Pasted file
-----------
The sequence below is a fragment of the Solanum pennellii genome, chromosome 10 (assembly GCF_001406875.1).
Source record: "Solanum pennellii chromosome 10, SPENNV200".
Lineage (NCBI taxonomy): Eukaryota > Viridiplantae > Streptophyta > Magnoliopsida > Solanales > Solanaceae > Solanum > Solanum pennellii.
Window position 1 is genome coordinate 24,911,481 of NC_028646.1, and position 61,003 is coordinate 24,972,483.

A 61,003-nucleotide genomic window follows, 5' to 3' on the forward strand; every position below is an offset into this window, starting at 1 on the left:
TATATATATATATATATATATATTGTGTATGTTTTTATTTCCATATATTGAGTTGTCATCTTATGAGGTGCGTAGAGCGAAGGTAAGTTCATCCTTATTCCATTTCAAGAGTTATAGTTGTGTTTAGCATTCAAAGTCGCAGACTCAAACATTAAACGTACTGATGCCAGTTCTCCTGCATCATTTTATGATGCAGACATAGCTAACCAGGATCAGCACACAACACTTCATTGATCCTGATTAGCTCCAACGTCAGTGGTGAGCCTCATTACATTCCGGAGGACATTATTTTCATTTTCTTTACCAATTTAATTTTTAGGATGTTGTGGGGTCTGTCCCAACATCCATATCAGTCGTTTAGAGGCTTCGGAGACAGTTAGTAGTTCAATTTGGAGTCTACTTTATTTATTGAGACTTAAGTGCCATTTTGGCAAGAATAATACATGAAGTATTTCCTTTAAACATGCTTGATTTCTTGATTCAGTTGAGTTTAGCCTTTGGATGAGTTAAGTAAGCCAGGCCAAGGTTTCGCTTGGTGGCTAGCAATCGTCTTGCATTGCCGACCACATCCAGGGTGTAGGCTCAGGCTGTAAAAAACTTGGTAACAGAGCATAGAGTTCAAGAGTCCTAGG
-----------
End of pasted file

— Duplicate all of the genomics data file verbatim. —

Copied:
The sequence below is a fragment of the Solanum pennellii genome, chromosome 10 (assembly GCF_001406875.1).
Source record: "Solanum pennellii chromosome 10, SPENNV200".
Lineage (NCBI taxonomy): Eukaryota > Viridiplantae > Streptophyta > Magnoliopsida > Solanales > Solanaceae > Solanum > Solanum pennellii.
Window position 1 is genome coordinate 24,911,481 of NC_028646.1, and position 61,003 is coordinate 24,972,483.

A 61,003-nucleotide genomic window follows, 5' to 3' on the forward strand; every position below is an offset into this window, starting at 1 on the left:
TATATATATATATATATATATATTGTGTATGTTTTTATTTCCATATATTGAGTTGTCATCTTATGAGGTGCGTAGAGCGAAGGTAAGTTCATCCTTATTCCATTTCAAGAGTTATAGTTGTGTTTAGCATTCAAAGTCGCAGACTCAAACATTAAACGTACTGATGCCAGTTCTCCTGCATCATTTTATGATGCAGACATAGCTAACCAGGATCAGCACACAACACTTCATTGATCCTGATTAGCTCCAACGTCAGTGGTGAGCCTCATTACATTCCGGAGGACATTATTTTCATTTTCTTTACCAATTTAATTTTTAGGATGTTGTGGGGTCTGTCCCAACATCCATATCAGTCGTTTAGAGGCTTCGGAGACAGTTAGTAGTTCAATTTGGAGTCTACTTTATTTATTGAGACTTAAGTGCCATTTTGGCAAGAATAATACATGAAGTATTTCCTTTAAACATGCTTGATTTCTTGATTCAGTTGAGTTTAGCCTTTGGATGAGTTAAGTAAGCCAGGCCAAGGTTTCGCTTGGTGGCTAGCAATCGTCTTGCATTGCCGACCACATCCAGGGTGTAGGCTCAGGCTGTAAAAAACTTGGTAACAGAGCATAGAGTTCAAGAGTCCTAGG